Friday 3 July 2009

Desperate measures and dire outcomes

In Sweden the savings deposit rate is now -0.25% (yes, that is a negative figure, you were not mistaken).

OK, now to my mind this is utter, utter insanity. The goal is of course to discourage anyone to save money, and get them out to the shops spending it to stimulate the dire economic situation. People are afraid to buy things because they anticipate lower prices in future, so they save the money instead. The obvious answer is to get people to burn through their money, right?

Yeah, TOO obvious.

All that will happen, if any of the retail banks follow this lead by the Riksbank, is that they will very likely suffer a run. People will draw out their deposits, since they would much rather put it under the mattress than pay a bank money to keep it "safe" for them, no? Would you put money in your bank, if they were going to take a bit from the pot every month, rather than put more into it? No, you wouldn't.

I am not happy with the idea of having money in a bank at all right now, but there is no way on god's earth I'll let any bank hold a significant amount of my money if they are not going to pay me for the privilege of letting them use it.

Even better, the panic and rush to try to be one of the fortunate ones who get access to their cash, will most likely result in people hoarding that cash, rather than spend it into the economy, anyway. So I would humbly suggest that it won't even have the result they hope to achieve, to kick-start the economy. It will have the opposite effect and exacerbate the original problem.

Given that Swedish banks are no different to any other banks in the world, inasmuchas they employ Fractional Reserve Banking and they deal with other banks internationally as a matter of course, this will be a rolling disaster -- none of the banks have anywhere near enough cash on hand to cover the eventuality that most of their depositors and/or counterparties ask for their money back. Exactly what happened to Northern Rock and the Icelandic banks, in other words. This is the case in all countries today, every country's banks use FRB and all the banking systems or all countries are closely interwoven with each other. If just one bank succumbs to a run and does actually go under, it will have a contagion effect across the globe. Britain could afford at the time to borrow money to support Northern Rock and stop it becoming Ground Zero of global financial meltdown, but now I'm afraid the national creditcard is rapidly approaching maxed-out; it could not be done now.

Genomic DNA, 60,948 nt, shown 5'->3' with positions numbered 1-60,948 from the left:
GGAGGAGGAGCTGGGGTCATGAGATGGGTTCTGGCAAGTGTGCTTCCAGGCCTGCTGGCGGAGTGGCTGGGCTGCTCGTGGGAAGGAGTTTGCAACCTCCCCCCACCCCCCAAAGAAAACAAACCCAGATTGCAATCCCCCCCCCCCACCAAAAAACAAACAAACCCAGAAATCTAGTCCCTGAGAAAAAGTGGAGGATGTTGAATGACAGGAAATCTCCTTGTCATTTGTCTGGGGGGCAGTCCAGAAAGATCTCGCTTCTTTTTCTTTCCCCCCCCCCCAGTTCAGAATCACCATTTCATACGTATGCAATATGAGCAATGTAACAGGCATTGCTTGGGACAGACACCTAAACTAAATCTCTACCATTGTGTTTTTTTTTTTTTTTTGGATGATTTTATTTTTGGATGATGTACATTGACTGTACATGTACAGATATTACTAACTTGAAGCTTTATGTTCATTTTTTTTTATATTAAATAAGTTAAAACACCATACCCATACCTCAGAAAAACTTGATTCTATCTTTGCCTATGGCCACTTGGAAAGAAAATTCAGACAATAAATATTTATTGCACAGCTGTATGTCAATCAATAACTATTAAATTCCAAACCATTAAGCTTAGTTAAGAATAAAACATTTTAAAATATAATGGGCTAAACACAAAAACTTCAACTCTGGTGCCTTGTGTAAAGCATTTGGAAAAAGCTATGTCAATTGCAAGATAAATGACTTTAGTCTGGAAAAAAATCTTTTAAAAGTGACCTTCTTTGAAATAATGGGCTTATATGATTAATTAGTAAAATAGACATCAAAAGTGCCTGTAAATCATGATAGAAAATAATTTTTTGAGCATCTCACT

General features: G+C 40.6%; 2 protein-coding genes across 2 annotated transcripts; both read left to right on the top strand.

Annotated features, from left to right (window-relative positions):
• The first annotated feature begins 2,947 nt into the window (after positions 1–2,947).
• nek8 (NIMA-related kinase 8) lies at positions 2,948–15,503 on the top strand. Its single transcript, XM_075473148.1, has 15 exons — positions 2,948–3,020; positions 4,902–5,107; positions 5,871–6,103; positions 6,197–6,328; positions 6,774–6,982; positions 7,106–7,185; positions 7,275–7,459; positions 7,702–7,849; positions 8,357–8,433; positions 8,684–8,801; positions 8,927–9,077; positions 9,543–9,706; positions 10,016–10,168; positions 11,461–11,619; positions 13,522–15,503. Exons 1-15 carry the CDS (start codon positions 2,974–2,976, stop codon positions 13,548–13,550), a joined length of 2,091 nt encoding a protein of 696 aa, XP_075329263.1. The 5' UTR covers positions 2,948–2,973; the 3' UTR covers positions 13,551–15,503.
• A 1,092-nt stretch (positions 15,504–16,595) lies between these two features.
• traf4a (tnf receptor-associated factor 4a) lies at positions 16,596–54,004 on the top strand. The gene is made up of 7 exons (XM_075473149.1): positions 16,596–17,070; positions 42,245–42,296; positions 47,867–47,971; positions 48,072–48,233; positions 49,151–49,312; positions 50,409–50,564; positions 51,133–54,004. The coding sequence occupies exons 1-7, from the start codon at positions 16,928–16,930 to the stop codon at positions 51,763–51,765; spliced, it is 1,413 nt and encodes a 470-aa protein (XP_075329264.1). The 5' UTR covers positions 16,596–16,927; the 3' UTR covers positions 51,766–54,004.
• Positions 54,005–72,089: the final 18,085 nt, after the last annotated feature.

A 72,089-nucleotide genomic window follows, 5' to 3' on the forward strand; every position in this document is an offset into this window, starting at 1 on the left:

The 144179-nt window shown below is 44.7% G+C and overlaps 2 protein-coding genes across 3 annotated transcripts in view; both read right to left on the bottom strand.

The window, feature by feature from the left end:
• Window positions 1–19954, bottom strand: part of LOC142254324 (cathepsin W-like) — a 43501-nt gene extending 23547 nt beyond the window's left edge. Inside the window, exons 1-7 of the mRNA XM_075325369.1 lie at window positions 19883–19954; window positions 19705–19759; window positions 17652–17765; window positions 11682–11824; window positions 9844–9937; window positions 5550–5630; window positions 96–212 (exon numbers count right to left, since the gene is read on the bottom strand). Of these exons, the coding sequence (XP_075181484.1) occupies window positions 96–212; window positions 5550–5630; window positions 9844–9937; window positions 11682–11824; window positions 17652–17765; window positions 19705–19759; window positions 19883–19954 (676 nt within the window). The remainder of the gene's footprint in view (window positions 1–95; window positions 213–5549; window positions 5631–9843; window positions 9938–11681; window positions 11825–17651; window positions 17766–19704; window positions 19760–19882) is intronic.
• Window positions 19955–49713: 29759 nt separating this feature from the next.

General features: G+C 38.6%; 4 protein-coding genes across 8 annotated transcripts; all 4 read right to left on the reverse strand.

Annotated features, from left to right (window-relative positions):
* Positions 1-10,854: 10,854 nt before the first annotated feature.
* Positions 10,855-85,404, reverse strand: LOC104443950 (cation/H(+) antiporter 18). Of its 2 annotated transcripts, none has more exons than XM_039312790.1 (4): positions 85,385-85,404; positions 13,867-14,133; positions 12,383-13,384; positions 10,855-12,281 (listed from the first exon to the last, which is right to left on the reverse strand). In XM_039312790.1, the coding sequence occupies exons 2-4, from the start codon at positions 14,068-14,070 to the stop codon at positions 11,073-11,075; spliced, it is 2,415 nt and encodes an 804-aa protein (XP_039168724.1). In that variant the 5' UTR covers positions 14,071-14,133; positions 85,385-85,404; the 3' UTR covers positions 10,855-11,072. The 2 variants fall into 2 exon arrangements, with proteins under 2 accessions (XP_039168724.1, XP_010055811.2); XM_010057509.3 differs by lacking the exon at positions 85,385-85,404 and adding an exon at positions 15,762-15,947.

This is probably the most idiotic idea any central banker ever came up with (and they have some stunningly stupid ideas under their belts). Bernanke at the US Fed has come up with it in the course of his academic career studying deflation and Depression, and how he thinks in his academic Utopian world he can avoid it. The nice people at the Riksbank in Sweden are taking the idea for a spin to see how it really works out. Anticipate trouble. If your bank switches to offering you a negative interest rate, or indeed even if they no longer will pay you a positive interest rate, buy a biscuit tin to keep your money in instead.

Better still, buy some gold or silver and keep it somewhere safe and under your own control. The only honest and reliable forms of money ever invented. Nobody can print up a few more Trillion ounces of gold/silver on a whim, and nobody can shut their doors and deny you access to what is rightfully yours if you don't let them have it in the first place.

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